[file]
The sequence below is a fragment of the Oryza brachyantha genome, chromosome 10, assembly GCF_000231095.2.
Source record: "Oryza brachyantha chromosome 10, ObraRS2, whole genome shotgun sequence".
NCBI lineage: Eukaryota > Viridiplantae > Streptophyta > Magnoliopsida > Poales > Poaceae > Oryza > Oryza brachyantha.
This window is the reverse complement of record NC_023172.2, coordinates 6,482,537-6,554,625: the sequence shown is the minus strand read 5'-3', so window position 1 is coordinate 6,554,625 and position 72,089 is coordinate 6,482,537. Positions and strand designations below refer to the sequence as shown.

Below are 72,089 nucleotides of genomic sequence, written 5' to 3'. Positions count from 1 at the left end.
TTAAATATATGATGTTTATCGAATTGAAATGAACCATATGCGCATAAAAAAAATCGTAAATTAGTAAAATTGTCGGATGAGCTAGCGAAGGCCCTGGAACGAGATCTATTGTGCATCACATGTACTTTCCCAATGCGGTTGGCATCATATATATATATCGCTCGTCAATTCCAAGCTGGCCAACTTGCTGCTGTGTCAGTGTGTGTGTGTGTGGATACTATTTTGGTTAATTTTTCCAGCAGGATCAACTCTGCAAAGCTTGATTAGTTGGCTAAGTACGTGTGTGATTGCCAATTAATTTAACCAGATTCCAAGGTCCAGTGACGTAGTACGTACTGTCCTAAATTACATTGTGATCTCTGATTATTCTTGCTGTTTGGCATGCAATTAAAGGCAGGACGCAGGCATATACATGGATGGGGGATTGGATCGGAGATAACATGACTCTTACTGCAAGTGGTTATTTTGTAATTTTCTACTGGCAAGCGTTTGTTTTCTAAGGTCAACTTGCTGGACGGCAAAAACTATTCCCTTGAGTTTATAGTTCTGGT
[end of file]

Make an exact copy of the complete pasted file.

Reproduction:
The sequence below is a fragment of the Oryza brachyantha genome, chromosome 10, assembly GCF_000231095.2.
Source record: "Oryza brachyantha chromosome 10, ObraRS2, whole genome shotgun sequence".
NCBI lineage: Eukaryota > Viridiplantae > Streptophyta > Magnoliopsida > Poales > Poaceae > Oryza > Oryza brachyantha.
This window is the reverse complement of record NC_023172.2, coordinates 6,482,537-6,554,625: the sequence shown is the minus strand read 5'-3', so window position 1 is coordinate 6,554,625 and position 72,089 is coordinate 6,482,537. Positions and strand designations below refer to the sequence as shown.

Below are 72,089 nucleotides of genomic sequence, written 5' to 3'. Positions count from 1 at the left end.
TTAAATATATGATGTTTATCGAATTGAAATGAACCATATGCGCATAAAAAAAATCGTAAATTAGTAAAATTGTCGGATGAGCTAGCGAAGGCCCTGGAACGAGATCTATTGTGCATCACATGTACTTTCCCAATGCGGTTGGCATCATATATATATATCGCTCGTCAATTCCAAGCTGGCCAACTTGCTGCTGTGTCAGTGTGTGTGTGTGTGGATACTATTTTGGTTAATTTTTCCAGCAGGATCAACTCTGCAAAGCTTGATTAGTTGGCTAAGTACGTGTGTGATTGCCAATTAATTTAACCAGATTCCAAGGTCCAGTGACGTAGTACGTACTGTCCTAAATTACATTGTGATCTCTGATTATTCTTGCTGTTTGGCATGCAATTAAAGGCAGGACGCAGGCATATACATGGATGGGGGATTGGATCGGAGATAACATGACTCTTACTGCAAGTGGTTATTTTGTAATTTTCTACTGGCAAGCGTTTGTTTTCTAAGGTCAACTTGCTGGACGGCAAAAACTATTCCCTTGAGTTTATAGTTCTGGT